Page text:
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~~ Lets Move Away From .com!?


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#1 saschaeh

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Posted 05 October 2007 - 09:18 AM

What do you guys think about not using .com. I have posted twice already about the .com frustration. I.E.: not having any decent .coms available and they are mostly not doing anything. Well today i thought of a very cool concept and the name that was just right. OBV it was not available and it is just sitting doing nothing. (It is strange funky name none industry generic but two English words stuck together...)


So my question is this: Why dont we just use others. Like .info .biz .fun .whatever? And make it easy to remember for site users by really branding yourself with that extension. So the logo will incorporate it and in your copy you always drive it home: "MYSITE.BoycottTheDOTCom"?

:ph34r:

You think it could work?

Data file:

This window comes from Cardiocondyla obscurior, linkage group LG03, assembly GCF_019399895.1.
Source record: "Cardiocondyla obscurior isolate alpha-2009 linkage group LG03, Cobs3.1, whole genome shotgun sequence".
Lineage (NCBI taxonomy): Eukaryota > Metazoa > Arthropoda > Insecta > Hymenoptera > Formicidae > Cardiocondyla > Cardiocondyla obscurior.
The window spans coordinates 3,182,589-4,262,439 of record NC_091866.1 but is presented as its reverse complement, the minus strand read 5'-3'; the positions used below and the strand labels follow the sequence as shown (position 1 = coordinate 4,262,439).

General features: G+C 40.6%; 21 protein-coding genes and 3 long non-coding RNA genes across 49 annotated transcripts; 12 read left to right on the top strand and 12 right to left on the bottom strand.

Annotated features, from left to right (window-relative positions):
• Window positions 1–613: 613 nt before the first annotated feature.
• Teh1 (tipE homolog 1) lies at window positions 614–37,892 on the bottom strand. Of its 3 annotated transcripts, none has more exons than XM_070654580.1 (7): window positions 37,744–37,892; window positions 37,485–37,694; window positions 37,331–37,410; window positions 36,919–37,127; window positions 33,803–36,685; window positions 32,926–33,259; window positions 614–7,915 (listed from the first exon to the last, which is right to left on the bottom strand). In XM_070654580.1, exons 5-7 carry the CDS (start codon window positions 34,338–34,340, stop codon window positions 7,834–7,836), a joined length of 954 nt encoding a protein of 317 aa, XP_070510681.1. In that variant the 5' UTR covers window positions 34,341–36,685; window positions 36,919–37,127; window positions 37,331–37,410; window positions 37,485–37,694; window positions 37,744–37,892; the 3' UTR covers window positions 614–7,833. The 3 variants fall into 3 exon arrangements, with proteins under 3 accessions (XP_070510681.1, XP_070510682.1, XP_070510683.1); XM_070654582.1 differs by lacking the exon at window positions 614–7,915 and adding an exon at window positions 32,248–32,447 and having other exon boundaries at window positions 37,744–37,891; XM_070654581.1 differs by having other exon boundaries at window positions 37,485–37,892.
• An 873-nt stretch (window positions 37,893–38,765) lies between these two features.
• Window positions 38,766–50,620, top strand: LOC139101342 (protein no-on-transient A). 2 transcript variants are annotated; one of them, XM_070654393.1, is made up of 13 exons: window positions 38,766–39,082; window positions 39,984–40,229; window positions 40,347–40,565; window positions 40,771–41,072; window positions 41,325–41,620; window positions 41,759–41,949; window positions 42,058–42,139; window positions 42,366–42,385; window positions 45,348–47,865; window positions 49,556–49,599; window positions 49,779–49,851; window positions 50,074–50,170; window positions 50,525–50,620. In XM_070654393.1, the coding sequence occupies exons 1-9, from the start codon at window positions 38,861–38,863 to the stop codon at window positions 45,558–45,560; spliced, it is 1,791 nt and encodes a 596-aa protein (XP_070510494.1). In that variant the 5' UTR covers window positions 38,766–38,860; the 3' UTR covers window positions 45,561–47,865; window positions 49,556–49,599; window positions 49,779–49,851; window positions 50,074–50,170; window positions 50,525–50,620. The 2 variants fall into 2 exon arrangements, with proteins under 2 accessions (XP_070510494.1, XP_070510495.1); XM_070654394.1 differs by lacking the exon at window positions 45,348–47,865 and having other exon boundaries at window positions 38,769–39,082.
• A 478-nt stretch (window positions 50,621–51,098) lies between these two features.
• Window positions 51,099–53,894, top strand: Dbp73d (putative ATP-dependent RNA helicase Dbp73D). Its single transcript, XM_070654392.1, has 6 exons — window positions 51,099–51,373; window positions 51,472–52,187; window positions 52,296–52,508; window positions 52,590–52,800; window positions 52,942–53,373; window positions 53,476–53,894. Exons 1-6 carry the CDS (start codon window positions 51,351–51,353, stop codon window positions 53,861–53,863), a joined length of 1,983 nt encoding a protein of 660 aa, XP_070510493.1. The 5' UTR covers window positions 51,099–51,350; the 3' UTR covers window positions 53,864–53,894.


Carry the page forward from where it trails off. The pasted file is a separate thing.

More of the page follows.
On another theoretical note - ultimately if enough of us move away from .com it will loss value and it will just come down to good branding and good websites. will it ever happen? Could the .com neighborhood go to waste and become as good as the rest?

Edited by saschaeh, 05 October 2007 - 09:20 AM.


#2 Guest_Autocrat_*

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Posted 05 October 2007 - 09:27 AM

Well... I thought thats what .Net and .Info were for... were they not the replacements for .coms ???

the web name should always be well established/branded/pushed... made integral to headed paper, compliment slips etc... even if it isn't actually a functional part of the business.


I'm not sure boycotting will solve the issue - so long as there is even a moderate amount of support for DNFarming or Prospecting, the problem will not go away.
:)

#3 saschaeh

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Posted 05 October 2007 - 09:39 AM

1: well in this world im thinking dns farming would be obsolete becasue there would just be to many variations and those variations could evolve over time, adapt is actually a better word. It might happen over many generation that .com will become worthless and will see a revival much later. (like real property often does)

2: At the moment we only really have one maybe 2 head honcho (.com .net). If we had like 10 and everyone knew you would be one of 10 then dns farming would go down the drain to the power of 10. At the moment most of the public dont really consider anything outside of .com and there local extensions.